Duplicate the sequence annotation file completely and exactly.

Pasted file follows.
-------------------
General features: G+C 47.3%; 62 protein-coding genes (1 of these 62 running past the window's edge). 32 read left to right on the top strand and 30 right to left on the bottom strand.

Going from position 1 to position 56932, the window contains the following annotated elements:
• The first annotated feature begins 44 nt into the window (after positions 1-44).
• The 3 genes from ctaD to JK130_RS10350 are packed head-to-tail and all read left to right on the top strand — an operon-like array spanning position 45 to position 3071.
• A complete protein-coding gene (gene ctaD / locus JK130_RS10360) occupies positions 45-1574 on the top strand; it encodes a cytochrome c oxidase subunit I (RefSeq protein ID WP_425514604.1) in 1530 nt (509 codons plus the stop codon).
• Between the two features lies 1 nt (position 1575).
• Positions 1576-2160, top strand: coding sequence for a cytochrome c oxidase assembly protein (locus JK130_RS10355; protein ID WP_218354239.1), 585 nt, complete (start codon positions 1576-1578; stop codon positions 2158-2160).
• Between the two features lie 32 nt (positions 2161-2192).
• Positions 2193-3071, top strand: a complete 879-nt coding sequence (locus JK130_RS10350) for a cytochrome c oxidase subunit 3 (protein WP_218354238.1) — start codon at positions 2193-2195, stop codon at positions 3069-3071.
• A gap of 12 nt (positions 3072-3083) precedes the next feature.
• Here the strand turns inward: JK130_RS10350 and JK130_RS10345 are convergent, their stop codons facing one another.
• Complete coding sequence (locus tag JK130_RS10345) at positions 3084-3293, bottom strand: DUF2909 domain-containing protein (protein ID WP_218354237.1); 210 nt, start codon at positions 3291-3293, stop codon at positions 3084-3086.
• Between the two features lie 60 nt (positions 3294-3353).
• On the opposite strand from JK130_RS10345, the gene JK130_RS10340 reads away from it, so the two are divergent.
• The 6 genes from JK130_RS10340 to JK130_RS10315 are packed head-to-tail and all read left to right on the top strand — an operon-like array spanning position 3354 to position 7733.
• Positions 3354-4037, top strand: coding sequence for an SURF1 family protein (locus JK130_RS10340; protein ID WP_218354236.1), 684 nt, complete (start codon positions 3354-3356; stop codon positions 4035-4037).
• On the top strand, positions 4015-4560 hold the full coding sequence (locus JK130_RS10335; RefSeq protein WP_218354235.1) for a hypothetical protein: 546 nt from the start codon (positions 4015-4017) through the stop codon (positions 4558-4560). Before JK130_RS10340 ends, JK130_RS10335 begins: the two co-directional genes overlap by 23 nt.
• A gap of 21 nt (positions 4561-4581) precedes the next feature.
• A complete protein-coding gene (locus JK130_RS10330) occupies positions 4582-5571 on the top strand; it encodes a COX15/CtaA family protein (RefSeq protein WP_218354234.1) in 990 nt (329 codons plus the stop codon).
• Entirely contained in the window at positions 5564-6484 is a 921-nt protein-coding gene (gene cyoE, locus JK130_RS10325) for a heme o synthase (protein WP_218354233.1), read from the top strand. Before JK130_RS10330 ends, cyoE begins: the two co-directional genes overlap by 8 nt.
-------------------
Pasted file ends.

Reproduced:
General features: G+C 47.3%; 62 protein-coding genes (1 of these 62 running past the window's edge). 32 read left to right on the top strand and 30 right to left on the bottom strand.

Going from position 1 to position 56932, the window contains the following annotated elements:
• The first annotated feature begins 44 nt into the window (after positions 1-44).
• The 3 genes from ctaD to JK130_RS10350 are packed head-to-tail and all read left to right on the top strand — an operon-like array spanning position 45 to position 3071.
• A complete protein-coding gene (gene ctaD / locus JK130_RS10360) occupies positions 45-1574 on the top strand; it encodes a cytochrome c oxidase subunit I (RefSeq protein ID WP_425514604.1) in 1530 nt (509 codons plus the stop codon).
• Between the two features lies 1 nt (position 1575).
• Positions 1576-2160, top strand: coding sequence for a cytochrome c oxidase assembly protein (locus JK130_RS10355; protein ID WP_218354239.1), 585 nt, complete (start codon positions 1576-1578; stop codon positions 2158-2160).
• Between the two features lie 32 nt (positions 2161-2192).
• Positions 2193-3071, top strand: a complete 879-nt coding sequence (locus JK130_RS10350) for a cytochrome c oxidase subunit 3 (protein WP_218354238.1) — start codon at positions 2193-2195, stop codon at positions 3069-3071.
• A gap of 12 nt (positions 3072-3083) precedes the next feature.
• Here the strand turns inward: JK130_RS10350 and JK130_RS10345 are convergent, their stop codons facing one another.
• Complete coding sequence (locus tag JK130_RS10345) at positions 3084-3293, bottom strand: DUF2909 domain-containing protein (protein ID WP_218354237.1); 210 nt, start codon at positions 3291-3293, stop codon at positions 3084-3086.
• Between the two features lie 60 nt (positions 3294-3353).
• On the opposite strand from JK130_RS10345, the gene JK130_RS10340 reads away from it, so the two are divergent.
• The 6 genes from JK130_RS10340 to JK130_RS10315 are packed head-to-tail and all read left to right on the top strand — an operon-like array spanning position 3354 to position 7733.
• Positions 3354-4037, top strand: coding sequence for an SURF1 family protein (locus JK130_RS10340; protein ID WP_218354236.1), 684 nt, complete (start codon positions 3354-3356; stop codon positions 4035-4037).
• On the top strand, positions 4015-4560 hold the full coding sequence (locus JK130_RS10335; RefSeq protein WP_218354235.1) for a hypothetical protein: 546 nt from the start codon (positions 4015-4017) through the stop codon (positions 4558-4560). Before JK130_RS10340 ends, JK130_RS10335 begins: the two co-directional genes overlap by 23 nt.
• A gap of 21 nt (positions 4561-4581) precedes the next feature.
• A complete protein-coding gene (locus JK130_RS10330) occupies positions 4582-5571 on the top strand; it encodes a COX15/CtaA family protein (RefSeq protein WP_218354234.1) in 990 nt (329 codons plus the stop codon).
• Entirely contained in the window at positions 5564-6484 is a 921-nt protein-coding gene (gene cyoE, locus JK130_RS10325) for a heme o synthase (protein WP_218354233.1), read from the top strand. Before JK130_RS10330 ends, cyoE begins: the two co-directional genes overlap by 8 nt.